Deferred Compensation and the IRS: 3 Things You Need to Know about 409 A and Payments
Stock options and other nonqualified deferred compensation plans have become increasingly popular ways for private equity firms, investment companies, startups, and other businesses to reward employees. Many choose to defer compensation, and thus the taxes paid on it, into the future. If done without careful planning, both service providers and receivers may end up with a greater liability than if they had simply accepted payment at the time the services were rendered. Before electing to do so, there are three things you should know about the IRS and 409 A.
What is Section 409 A?
In the wake of the Enron and Worldcom scandals, the Congress established Section 409 A of the Internal Revenue Code to regulate when distributions from a nonqualified deferred compensation plan can be made. This includes bonuses, stock options, stock appreciation rights, severance packages, and more. A qualified deferred compensation plan, on the other hand, includes programs such as a 401(k) option. Employees and companies alike should beware the additional tax liabilities and penalties that incur when they are paid outside one of the six allowed deferred payment periods, including
- When the employee separates from service.
- When the employee becomes disabled.
- Upon the death of the employee.
- At a fixed time or on a schedule specified by the plan's documents.
- Upon a change in ownership or control of the company.
- In the event of an unforeseen emergency
A key element in avoiding the tax penalty is to elect to defer payment before the money is earned. A service provider must choose to defer income expected in the following year before December 31st of the current year. A service provider is commonly an employee, but may also be an independent contractor.
Know the Fair Market Value of Compensation
Knowing the fair market value of the business is critical before issuing stock options so as to avoid additional tax penalties. Stock options are considered a deferral of compensation if they have an exercise price below the fair market value, or are "in the money," on the day they are granted. For example, if the value of one common share of the company is $100, and an option to purchase 100 shares is offered at $50, there is an intrinsic value of $5,000 that can be considered nonqualified deferred compensation, and thus subject to a greater tax liability.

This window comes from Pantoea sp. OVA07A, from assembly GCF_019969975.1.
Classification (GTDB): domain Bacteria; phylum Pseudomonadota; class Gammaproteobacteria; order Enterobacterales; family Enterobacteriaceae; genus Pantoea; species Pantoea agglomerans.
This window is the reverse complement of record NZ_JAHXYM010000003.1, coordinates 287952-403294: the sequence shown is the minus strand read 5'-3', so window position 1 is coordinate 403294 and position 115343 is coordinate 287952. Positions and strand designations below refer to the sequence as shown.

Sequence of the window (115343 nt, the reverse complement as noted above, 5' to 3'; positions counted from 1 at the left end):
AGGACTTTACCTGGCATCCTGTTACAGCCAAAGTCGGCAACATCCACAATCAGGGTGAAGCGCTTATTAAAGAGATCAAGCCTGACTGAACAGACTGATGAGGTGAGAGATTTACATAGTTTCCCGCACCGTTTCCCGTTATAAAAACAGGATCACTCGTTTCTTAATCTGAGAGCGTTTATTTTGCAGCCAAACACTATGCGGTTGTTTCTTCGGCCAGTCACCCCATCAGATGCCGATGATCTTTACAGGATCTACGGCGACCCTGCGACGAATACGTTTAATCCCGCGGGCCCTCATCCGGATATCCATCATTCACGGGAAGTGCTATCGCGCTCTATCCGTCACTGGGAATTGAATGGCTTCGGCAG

Additionally, if the share price is undervalued, creating an unreported higher intrinsic value, companies may face the 20% penalty in addition to a federal underpayment penalty, plus an additional 1%. Some states such as California also impose additional taxes, penalties, and interest on undervalued stock options. Employees are personally liable as well, and will be subject to regular income tax liability as soon as the options vest. They may also have to pay underpayment penalties on top of that.
When and how to get a Fair Market Valuation
In most cases, companies will need to have their companies valued at least once a year. In some cases, such as if there is a new round of financing in between grants, the valuations will need to take place more frequently. While many executives may believe they have a firm grasp on their own company's value, to avoid running afoul of the IRS it is best to hire a qualified outside appraiser who will use a “reasonable application of a reasonable valuation method.”
Hiring an independent appraiser who can produce a defendable valuation can be expensive. Doing so, however, will help protect employers and employees from unwanted IRS challenges and tax liability, and will save executives and angel investors alike time and money.
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